Simbo, Olumide Manuel

Déjà vu

To the Abounder of Tomorrows

Flowerboy


 
 

Déjà vu

 
Because the cyborg
still prints pictures
of hungry voids
 
I burn time,
mimicking the dead
thrills of freedom;
 
Tonguing dense cages
of love, umbrellaed
God-eye, heavily lidded.
 
Shredding damp masques
down the ditch
till I’m nothing, again.
 
Burn dreams like paper
cranes, riding the winds
at last, as ash.
 
 
 
 


 

To the Abounder of Tomorrow

 
Mahogany, It’s raining dead birds again.
 
The discoverer is always lost
at some points, walks
into a lake of mirrors
to rinse the ego, the miracle
of parvanimity, and the pride
hanging down the shoulder
blades of a forest god,
umber and orange in woes
flyspeck in brown-black skin
like half-burnt leaves
smoking between their jests
the humanity of autumns.
Didn’t you, like us, love deep
enough to hate the elasticity
of time, the elision of grey
assurance that Tomorrow lacks?

 
 
 
 


 

Flowerboy

 
I said flowerboy flowerboy, aren’t your bones oars,
swirling lithely between chaos of titanium grace? With his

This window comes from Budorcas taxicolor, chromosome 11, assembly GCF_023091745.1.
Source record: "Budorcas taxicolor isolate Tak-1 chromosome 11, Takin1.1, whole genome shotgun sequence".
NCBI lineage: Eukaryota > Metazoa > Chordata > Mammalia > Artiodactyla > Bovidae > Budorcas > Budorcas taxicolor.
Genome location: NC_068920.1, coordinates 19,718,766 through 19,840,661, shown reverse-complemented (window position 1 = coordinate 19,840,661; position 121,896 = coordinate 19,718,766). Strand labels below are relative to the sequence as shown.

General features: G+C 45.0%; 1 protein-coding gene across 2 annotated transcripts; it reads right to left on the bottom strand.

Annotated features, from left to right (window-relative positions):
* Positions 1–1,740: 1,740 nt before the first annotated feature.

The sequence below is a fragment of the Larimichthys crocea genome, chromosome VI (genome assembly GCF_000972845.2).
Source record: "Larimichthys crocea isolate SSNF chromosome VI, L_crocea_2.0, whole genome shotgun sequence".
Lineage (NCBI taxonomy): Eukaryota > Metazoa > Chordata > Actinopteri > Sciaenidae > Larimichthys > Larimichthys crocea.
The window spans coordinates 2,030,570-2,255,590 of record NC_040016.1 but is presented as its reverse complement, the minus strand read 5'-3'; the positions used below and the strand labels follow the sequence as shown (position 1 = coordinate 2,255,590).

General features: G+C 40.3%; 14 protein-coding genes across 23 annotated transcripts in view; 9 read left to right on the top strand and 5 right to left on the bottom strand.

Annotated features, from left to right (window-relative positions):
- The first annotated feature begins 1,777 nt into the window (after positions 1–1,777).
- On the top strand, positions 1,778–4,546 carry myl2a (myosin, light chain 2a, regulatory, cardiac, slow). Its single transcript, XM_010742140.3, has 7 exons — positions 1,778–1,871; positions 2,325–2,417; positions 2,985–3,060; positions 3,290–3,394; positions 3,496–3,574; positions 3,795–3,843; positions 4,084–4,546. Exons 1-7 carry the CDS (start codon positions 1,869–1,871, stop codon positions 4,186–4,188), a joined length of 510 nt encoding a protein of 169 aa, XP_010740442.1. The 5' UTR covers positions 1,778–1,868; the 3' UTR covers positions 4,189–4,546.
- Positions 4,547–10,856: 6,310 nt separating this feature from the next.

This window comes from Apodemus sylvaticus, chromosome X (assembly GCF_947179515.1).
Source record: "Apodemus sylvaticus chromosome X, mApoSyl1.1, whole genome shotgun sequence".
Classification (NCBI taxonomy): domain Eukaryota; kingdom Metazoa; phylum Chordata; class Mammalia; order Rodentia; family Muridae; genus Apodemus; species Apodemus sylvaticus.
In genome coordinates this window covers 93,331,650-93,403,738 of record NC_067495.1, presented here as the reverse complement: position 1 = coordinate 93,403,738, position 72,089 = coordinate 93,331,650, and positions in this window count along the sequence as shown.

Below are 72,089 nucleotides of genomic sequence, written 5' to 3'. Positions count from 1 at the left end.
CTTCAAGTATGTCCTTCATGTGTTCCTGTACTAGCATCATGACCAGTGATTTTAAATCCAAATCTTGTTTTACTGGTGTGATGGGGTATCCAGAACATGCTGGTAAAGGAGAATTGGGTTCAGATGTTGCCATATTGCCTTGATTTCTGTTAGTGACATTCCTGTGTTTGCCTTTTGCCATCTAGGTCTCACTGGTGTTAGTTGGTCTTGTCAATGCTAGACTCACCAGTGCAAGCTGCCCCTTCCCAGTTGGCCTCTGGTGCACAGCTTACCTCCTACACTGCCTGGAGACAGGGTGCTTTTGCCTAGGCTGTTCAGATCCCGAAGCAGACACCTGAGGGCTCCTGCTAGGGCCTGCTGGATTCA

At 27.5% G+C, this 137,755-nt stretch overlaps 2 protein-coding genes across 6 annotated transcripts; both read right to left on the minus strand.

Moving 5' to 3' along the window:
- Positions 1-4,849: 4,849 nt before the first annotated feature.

face a marl of summer dawns, he threw back his crown
and laughed a refraction of joy into my rusty palms. I saw
right there on his lower lips a disco of angels dancing in
loose silver robes and rubber shoes. My adulation
became too caustic. I rumpled and he fell—all tattered
petals breezed an alleluia. I mourned my flowerboy,
fading and blending with the humdrum, remaining only a
crepuscule, whispering and whispering again like a dying
whirlwind—what else does it means to be a flower? And
because I know, I walked into a river, and night into me.
 
 
 
 


SIMBO, OLUMIDE MANUEL is a Nigerian poet, an environmentalist and a Biology teacher. He expresses his immediate and personal realities in poems and songs. This is his first publication.


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